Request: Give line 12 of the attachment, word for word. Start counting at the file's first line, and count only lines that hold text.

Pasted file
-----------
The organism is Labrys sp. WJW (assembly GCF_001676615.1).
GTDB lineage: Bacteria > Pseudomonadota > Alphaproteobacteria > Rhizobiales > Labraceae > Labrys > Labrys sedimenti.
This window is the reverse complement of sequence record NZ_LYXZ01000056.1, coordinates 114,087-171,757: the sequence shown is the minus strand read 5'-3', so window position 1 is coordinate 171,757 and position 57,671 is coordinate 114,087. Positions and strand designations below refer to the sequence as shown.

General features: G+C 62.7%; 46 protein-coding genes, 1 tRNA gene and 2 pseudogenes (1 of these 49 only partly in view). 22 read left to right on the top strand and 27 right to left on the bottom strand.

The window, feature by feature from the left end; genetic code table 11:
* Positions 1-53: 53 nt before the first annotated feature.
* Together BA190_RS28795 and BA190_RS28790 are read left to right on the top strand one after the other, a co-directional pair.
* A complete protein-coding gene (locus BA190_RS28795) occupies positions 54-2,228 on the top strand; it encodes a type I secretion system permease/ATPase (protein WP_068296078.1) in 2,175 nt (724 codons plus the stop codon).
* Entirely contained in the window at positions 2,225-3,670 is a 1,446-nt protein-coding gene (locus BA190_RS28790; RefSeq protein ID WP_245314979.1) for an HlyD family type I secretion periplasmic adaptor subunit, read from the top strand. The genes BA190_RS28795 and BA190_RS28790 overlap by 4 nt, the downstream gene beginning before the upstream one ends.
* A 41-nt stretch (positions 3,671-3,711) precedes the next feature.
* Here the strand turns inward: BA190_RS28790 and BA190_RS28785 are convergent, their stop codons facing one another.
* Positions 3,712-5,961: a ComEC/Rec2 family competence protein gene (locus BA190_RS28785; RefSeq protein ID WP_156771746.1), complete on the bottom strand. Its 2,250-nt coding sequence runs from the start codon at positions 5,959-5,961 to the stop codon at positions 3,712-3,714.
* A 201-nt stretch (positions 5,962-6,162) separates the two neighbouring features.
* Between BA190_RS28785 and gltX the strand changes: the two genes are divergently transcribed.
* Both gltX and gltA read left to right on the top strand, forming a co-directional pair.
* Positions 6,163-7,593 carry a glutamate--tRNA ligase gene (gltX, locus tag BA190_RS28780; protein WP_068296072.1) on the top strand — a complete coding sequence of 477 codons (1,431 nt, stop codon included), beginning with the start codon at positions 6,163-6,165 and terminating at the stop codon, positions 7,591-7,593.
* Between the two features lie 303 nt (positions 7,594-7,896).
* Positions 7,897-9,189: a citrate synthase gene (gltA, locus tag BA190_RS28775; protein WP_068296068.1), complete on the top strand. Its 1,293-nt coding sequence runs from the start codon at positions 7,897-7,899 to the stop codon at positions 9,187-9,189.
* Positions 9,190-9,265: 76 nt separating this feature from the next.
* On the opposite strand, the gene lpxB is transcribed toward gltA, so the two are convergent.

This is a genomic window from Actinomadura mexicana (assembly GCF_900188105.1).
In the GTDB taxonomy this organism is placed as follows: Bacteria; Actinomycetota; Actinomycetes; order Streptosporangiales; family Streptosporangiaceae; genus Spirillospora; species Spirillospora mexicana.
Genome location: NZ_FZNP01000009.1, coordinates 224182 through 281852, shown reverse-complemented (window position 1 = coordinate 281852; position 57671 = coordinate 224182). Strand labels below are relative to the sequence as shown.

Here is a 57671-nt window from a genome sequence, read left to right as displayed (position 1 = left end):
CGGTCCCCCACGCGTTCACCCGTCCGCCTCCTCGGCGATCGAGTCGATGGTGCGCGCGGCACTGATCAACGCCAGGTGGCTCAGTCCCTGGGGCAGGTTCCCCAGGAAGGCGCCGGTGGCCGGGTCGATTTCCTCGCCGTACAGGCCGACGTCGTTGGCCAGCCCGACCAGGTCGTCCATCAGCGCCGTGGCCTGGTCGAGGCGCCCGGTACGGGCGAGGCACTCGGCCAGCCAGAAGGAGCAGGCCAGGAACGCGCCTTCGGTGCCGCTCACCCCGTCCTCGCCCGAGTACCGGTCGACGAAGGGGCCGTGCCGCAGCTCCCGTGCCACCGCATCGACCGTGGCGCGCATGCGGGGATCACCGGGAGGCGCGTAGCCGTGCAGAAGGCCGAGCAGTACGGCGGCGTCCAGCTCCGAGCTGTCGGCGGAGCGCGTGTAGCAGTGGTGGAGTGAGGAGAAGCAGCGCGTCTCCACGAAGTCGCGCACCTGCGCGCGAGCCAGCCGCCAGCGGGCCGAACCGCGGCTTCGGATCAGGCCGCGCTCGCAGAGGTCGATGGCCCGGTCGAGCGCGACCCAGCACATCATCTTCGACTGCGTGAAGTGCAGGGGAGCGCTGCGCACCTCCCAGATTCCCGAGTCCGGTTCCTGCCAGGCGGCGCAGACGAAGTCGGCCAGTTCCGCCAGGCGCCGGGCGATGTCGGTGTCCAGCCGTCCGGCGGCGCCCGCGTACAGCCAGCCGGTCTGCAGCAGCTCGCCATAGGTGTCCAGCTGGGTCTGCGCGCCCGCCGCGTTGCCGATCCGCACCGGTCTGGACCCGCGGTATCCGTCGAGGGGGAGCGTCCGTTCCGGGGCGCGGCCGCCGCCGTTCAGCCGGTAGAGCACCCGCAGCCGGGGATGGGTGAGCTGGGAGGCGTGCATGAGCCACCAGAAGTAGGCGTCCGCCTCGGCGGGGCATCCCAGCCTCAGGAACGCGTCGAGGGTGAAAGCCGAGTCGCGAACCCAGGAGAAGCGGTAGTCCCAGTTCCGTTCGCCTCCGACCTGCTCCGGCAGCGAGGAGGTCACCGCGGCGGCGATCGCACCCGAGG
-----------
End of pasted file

* Positions 3,712-5,961: a ComEC/Rec2 family competence protein gene (locus BA190_RS28785; RefSeq protein ID WP_156771746.1), complete on the bottom strand. Its 2,250-nt coding sequence runs from the start codon at positions 5,959-5,961 to the stop codon at positions 3,712-3,714.